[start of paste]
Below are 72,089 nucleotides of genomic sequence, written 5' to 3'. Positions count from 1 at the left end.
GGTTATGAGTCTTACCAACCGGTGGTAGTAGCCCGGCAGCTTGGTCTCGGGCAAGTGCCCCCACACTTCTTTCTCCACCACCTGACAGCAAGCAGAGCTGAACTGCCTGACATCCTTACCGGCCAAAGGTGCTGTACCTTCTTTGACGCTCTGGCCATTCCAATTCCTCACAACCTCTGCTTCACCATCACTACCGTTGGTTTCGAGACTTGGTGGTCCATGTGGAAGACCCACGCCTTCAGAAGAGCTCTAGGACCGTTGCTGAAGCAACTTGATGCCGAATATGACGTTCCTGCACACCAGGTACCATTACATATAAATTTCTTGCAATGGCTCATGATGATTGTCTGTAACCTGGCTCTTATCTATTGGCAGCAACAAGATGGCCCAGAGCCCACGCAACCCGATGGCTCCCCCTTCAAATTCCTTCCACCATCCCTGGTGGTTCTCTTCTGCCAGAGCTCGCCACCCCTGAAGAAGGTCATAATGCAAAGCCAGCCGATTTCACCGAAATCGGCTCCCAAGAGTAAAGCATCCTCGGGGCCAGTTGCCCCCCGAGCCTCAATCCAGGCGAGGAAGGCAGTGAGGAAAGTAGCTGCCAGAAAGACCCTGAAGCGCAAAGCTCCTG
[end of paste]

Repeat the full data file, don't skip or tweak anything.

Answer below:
Below are 72,089 nucleotides of genomic sequence, written 5' to 3'. Positions count from 1 at the left end.
GGTTATGAGTCTTACCAACCGGTGGTAGTAGCCCGGCAGCTTGGTCTCGGGCAAGTGCCCCCACACTTCTTTCTCCACCACCTGACAGCAAGCAGAGCTGAACTGCCTGACATCCTTACCGGCCAAAGGTGCTGTACCTTCTTTGACGCTCTGGCCATTCCAATTCCTCACAACCTCTGCTTCACCATCACTACCGTTGGTTTCGAGACTTGGTGGTCCATGTGGAAGACCCACGCCTTCAGAAGAGCTCTAGGACCGTTGCTGAAGCAACTTGATGCCGAATATGACGTTCCTGCACACCAGGTACCATTACATATAAATTTCTTGCAATGGCTCATGATGATTGTCTGTAACCTGGCTCTTATCTATTGGCAGCAACAAGATGGCCCAGAGCCCACGCAACCCGATGGCTCCCCCTTCAAATTCCTTCCACCATCCCTGGTGGTTCTCTTCTGCCAGAGCTCGCCACCCCTGAAGAAGGTCATAATGCAAAGCCAGCCGATTTCACCGAAATCGGCTCCCAAGAGTAAAGCATCCTCGGGGCCAGTTGCCCCCCGAGCCTCAATCCAGGCGAGGAAGGCAGTGAGGAAAGTAGCTGCCAGAAAGACCCTGAAGCGCAAAGCTCCTG